Authors: E. L. Konigsburg

  • Last updated on December 10, 2021

American novelist and illustrator

Author Works

Children’s/Young Adult Literature:

Jennifer, Hecate, Macbeth, William McKinley, and Me, Elizabeth, 1967

From the Mixed-up Files of Mrs. Basil E. Frankweiler, 1967

About B’nai Bagels, 1969

(George), 1970

Altogether, One at a Time, 1971 (short stories)

A Proud Taste for Scarlet and Miniver, 1973

The Dragon in the Ghetto Caper, 1974

The Second Mrs. Giaconda, 1975

Father’s Arcane Daughter, 1976

Throwing Shadows, 1979 (short stories)

Journey to an 800 Number, 1982

Up from Jericho Tel, 1986

Samuel Todd’s Book of Great Colors, 1990

Samuel Todd’s Book of Great Inventions, 1991

Amy Elizabeth Explores Bloomingdale’s, 1992

T-Backs, T-Shirts, COAT, and Suit, 1993

The View from Saturday, 1996

Silent to the Bone, 2000


The Mask Beneath the Face: Reading About and with, Writing About and for Children, 1990

TalkTalk: A Children’s Book Author Speaks to Grown-ups, 1995


Elaine Lobl Konigsburg (KUH-nihgs-burg) has been recognized as a distinguished author of children’s literature since the publication of her first two novels in 1967, after her children began attending school. Although she thoroughly enjoyed reading even as a child, the young Elaine Lobl never considered becoming a writer. She grew up in small mill towns in Pennsylvania, where little emphasis was placed on the arts or higher education. However, as the valedictorian of her class, she planned to fund her college expenses by working. Having graduated from high school, she took a job for a year as a bookkeeper. At this time she met the man she eventually married, David Konigsburg. The following year she attended Carnegie Mellon University as a chemistry major.{$I[A]Konigsburg, E. L.}{$I[geo]WOMEN;Konigsburg, E. L.}{$I[geo]UNITED STATES;Konigsburg, E. L.}{$I[tim]1930;Konigsburg, E. L.}

After graduation and marriage, Konigsburg lived for several years in Florida, where she worked as a science teacher in a private girls’ school, an experience that provided her with thematic ideas that later emerged in her writing. She realized that affluence alone does little to resolve the emerging problems children experience in establishing themselves as individuals. She left teaching in 1955 to become a full-time mother.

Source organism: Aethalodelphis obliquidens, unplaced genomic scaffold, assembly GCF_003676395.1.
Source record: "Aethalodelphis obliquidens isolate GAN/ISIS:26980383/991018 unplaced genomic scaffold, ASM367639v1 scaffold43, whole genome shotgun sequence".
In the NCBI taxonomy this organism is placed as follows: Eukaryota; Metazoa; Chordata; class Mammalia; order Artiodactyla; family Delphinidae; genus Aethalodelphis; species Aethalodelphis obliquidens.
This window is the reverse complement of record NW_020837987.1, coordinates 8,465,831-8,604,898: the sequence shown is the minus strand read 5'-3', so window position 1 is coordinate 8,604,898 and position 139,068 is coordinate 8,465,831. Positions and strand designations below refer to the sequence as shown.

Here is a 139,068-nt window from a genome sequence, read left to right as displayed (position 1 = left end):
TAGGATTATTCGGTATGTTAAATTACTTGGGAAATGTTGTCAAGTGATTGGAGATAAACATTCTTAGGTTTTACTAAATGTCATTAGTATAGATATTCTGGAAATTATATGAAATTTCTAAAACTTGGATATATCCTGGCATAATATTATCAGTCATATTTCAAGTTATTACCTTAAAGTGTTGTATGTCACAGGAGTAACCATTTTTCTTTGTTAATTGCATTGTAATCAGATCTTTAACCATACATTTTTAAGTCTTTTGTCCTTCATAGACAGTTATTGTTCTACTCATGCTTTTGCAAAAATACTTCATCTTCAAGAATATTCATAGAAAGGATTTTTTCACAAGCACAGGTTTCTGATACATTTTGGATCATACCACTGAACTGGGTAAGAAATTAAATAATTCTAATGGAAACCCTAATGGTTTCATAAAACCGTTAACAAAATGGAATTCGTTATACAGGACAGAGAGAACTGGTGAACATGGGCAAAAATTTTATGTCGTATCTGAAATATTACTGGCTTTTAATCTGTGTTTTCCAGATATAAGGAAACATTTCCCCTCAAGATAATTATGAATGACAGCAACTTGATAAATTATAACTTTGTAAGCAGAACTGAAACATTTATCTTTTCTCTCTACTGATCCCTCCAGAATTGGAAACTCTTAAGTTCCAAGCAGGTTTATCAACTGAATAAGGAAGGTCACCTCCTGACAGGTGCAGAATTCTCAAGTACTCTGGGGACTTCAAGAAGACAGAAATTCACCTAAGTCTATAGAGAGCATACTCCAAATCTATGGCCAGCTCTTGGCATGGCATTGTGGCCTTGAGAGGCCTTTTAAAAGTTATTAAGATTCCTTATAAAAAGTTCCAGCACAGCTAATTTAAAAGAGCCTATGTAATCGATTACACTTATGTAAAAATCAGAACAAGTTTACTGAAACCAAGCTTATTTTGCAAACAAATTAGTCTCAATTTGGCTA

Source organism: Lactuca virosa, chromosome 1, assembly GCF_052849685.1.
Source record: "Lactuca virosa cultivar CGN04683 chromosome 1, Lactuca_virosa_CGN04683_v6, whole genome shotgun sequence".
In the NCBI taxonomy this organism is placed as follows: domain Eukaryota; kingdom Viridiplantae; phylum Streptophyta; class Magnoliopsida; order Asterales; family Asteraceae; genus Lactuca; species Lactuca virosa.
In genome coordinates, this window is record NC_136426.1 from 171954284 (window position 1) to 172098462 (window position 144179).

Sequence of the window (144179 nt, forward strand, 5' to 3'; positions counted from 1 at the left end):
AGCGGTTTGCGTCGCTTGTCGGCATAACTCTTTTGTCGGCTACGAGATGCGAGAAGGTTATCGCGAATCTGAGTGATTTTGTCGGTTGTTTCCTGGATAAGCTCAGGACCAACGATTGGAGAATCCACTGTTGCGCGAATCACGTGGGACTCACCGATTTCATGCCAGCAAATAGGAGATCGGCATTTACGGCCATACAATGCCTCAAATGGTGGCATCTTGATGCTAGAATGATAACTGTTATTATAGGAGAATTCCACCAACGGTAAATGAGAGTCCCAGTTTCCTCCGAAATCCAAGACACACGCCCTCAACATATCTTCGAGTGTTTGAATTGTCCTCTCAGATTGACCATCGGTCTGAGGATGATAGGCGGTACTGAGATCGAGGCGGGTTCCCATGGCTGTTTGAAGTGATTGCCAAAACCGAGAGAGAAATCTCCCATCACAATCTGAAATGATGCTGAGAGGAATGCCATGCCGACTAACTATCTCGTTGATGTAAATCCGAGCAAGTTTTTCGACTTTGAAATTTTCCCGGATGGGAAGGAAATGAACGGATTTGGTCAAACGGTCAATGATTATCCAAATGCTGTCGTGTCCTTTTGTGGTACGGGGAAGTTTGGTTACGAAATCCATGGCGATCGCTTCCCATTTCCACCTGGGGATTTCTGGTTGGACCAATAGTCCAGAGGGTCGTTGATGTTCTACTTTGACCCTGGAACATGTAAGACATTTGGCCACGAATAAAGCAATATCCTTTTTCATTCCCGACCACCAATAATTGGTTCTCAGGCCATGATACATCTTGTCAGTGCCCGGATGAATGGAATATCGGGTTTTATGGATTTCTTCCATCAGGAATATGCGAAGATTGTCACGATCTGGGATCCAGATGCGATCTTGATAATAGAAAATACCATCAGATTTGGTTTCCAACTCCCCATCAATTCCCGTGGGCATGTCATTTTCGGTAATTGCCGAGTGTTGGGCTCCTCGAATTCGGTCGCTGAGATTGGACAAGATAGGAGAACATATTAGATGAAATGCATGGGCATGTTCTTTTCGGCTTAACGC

After her family moved to New York and her children enrolled in school, Konigsburg decided to develop her talents as writer and illustrator. She targeted the middle-age child, employing her own children as models for illustrations and as critics of the text. In this process, Konigsburg gave creativity full rein, producing witty and entertaining characters with unusual perspectives.

From the Mixed-up Files of Mrs. Basil E. Frankweiler, Konigsburg’s first Newbery Award-winning book, features a girl and her younger brother who run away from home to the unlikely destination of the Metropolitan Museum of Art. Their temporary residence in the museum continues until the girl finds the sense of personal fulfillment she is seeking. In another book published the same year, Jennifer, Hecate, Macbeth, William McKinley, and Me, Elizabeth, Konigsburg described a secret alliance between two girls, one of whom poses as a witch in order to confound the other. The work was named a Newbery Honor Book, making Konigsburg the first author to receive two Newbery awards the same year.

Konigsburg’s interest in history led her to use medieval times as settings for two works. A Proud Taste for Scarlet and Miniver is based on the life of Eleanor of Aquitane, and The Second Mrs. Giaconda investigates a possible identity of the model for Leonardo da Vinci’s painting The Mona Lisa. Although her subsequent books feature contemporary settings, her characters continue in similar thematic roles, struggling to find acceptance and at the same time develop individuality.

Konigsburg won her third Newbery Medal for The View from Saturday, which features a four-member quiz bowl team of children coached by a paraplegic teacher. “The Souls” attend Epiphany Middle School and are the first of their grade level to win a championship. The plot includes such diverse items as the distress resulting from divorce, the importance of saving newly hatched turtles, and the cultural enrichment to society offered by immigrants. As in Konigsburg’s previous books, the work is an imaginative mix of humor, intrigue, friendship, and coincidence.

Over the years, a number of Konigsburg’s works have been adapted for film, recording, and television. She has received numerous awards, including an honorary doctorate from the University of North Florida. Recognizing the length of time that had elapsed between her two Newbery Medal awards, Konigsburg reflected that the needs of children remain unchanged, citing their desire to be accepted while remaining themselves.

BibliographyHanks, Dorrel Thomas, Jr. E. L. Konigsburg. New York: Twayne, 1992. Discusses the themes and elements of Konigsburg’s work in roughly chronological order, including comparisons to works by other authors.Harris, Laurie Lanzen, and Cherie D. Abbey, eds. “E. L. Konigsburg.” In Biography Today: Profiles of People of Interest to Young Readers. Detroit: Omnigraphics, 1997. Provides a photo of Konigsburg and brief biographical material.McGrath, Joan. “E(laine) L(obl) Konigsburg.” In St. James Guide to Children’s Writers. 5th ed. Detroit: St. James Press, 1999. Profiles Konigsburg’s works. Includes biographical details regarding early employment.Rees, David. “E. L. Konigsburg.” In The Marble in the Water: Essays on Contemporary Writers of Fiction for Children and Young Adults. Boston: Horn Book, 1980. Explores similarities and differences between works of fiction for children in England and the United States.
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